Sunday, March 15, 2015

From the Air

Another in the series ... this time on our way to Yellowstone on Christmas eve.

The Pointy-Shadow effect, where the shadow of the clouds seems to converge on a point in the distance, even though the cloud is not pointy. Look for this effect the next time you are on a mountain peak at sunrise or sunset.

Common birds are known among birders as "trash birds". Glories like the one above are becoming "trash atmospherics" for me. Not! I still think it very cool each time I see one.

This however is something I've rarely seen, a cloud bow.  I've seen hints of them before but never one so well defined.

The basic physics of cloud bows (aka "fog bows") is the same as with rainbows, light passing through water droplets. But the cloud droplets are much smaller than raindrops. And thus diffraction effects take over. The physics of glories on the other hand is not entirely worked out.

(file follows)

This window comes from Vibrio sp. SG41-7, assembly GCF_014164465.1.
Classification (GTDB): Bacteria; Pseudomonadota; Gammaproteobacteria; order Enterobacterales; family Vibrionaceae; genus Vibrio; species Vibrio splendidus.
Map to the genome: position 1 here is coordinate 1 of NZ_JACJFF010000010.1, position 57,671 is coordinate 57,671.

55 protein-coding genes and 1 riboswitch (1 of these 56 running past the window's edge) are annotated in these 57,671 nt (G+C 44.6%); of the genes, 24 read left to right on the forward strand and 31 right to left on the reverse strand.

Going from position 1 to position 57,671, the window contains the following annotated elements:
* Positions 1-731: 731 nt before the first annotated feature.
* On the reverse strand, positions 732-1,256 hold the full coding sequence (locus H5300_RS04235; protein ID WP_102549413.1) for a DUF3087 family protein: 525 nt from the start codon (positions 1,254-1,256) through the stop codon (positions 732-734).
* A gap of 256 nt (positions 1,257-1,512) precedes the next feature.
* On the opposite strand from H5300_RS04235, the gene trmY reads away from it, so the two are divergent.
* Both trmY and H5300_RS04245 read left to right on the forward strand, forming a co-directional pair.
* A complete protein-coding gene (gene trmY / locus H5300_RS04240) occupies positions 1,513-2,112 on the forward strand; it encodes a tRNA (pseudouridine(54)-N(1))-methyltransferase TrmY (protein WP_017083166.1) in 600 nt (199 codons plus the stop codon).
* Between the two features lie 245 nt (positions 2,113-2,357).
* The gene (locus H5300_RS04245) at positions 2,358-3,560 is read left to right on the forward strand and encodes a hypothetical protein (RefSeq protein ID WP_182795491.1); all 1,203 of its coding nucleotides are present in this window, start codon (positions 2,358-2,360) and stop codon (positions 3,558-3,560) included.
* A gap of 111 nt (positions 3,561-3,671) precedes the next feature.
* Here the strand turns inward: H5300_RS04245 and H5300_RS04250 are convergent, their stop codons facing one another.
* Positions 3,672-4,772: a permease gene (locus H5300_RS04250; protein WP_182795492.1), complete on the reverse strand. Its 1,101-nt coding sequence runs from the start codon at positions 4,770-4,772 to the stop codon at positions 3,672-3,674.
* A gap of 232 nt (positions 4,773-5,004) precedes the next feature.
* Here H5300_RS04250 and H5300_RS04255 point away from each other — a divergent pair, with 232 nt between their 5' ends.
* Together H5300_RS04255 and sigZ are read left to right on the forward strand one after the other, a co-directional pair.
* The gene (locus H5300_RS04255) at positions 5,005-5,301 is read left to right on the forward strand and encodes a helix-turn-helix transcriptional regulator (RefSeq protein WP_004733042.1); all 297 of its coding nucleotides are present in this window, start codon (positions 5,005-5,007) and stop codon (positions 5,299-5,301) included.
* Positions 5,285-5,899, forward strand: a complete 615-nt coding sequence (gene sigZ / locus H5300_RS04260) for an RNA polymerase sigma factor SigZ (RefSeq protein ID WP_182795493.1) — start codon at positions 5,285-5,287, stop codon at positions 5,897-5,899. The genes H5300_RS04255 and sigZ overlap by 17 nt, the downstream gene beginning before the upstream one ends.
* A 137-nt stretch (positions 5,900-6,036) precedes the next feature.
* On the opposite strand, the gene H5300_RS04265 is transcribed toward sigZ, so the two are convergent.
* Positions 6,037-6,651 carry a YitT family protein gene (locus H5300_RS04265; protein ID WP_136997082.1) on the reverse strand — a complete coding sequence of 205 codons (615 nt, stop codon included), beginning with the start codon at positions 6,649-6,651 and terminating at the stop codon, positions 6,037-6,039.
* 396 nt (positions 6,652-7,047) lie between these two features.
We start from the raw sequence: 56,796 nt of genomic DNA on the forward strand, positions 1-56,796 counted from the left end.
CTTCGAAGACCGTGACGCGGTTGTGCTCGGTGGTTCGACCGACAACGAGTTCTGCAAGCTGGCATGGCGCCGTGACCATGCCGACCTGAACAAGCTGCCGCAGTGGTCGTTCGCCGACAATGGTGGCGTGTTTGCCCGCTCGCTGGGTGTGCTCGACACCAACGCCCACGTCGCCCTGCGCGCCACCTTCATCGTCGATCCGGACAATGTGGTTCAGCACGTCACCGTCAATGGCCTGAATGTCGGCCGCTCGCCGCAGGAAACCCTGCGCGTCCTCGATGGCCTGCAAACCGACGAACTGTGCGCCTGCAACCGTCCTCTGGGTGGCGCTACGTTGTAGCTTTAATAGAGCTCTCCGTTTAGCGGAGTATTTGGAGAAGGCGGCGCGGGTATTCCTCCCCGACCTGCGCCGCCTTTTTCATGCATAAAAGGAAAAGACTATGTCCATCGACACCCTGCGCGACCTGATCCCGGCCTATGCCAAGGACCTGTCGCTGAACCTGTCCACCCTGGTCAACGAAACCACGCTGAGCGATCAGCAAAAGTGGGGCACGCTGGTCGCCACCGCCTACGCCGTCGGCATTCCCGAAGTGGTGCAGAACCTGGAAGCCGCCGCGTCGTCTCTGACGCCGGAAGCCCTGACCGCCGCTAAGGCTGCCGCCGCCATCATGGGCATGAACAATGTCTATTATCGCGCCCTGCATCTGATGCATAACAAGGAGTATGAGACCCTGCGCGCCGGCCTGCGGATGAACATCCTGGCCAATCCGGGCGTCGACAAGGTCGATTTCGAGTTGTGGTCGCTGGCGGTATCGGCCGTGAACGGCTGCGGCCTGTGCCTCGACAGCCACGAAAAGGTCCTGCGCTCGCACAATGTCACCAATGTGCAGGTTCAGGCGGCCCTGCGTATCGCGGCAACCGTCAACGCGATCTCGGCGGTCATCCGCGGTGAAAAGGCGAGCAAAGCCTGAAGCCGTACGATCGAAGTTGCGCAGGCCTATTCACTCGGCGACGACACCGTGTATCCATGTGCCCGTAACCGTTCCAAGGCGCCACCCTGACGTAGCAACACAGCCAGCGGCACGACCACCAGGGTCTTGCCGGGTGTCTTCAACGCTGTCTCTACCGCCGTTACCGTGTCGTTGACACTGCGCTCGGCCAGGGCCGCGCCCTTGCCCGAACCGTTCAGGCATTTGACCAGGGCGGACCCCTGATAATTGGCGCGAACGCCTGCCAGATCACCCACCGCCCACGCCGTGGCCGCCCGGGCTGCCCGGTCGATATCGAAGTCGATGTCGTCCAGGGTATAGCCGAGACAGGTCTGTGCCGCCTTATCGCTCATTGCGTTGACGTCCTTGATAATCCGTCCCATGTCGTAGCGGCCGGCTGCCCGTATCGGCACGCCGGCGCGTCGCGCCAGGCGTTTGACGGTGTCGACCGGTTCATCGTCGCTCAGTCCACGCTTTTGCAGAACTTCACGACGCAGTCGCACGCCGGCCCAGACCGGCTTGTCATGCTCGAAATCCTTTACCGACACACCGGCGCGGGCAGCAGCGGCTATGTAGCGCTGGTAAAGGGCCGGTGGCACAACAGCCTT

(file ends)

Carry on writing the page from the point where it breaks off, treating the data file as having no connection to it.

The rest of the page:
Here is the glory with the shadow of the plane's contrail looking like an arrow that hit the bullseye of a target. As the glory is centered on the the plane's shadow, the contrail shadow can't help but hit the target.

Put them all together and you have the contrail shadow "arrow" going from the bow to the glory "target". I wonder how many of my fellow passengers noticed even one of these phenomena?

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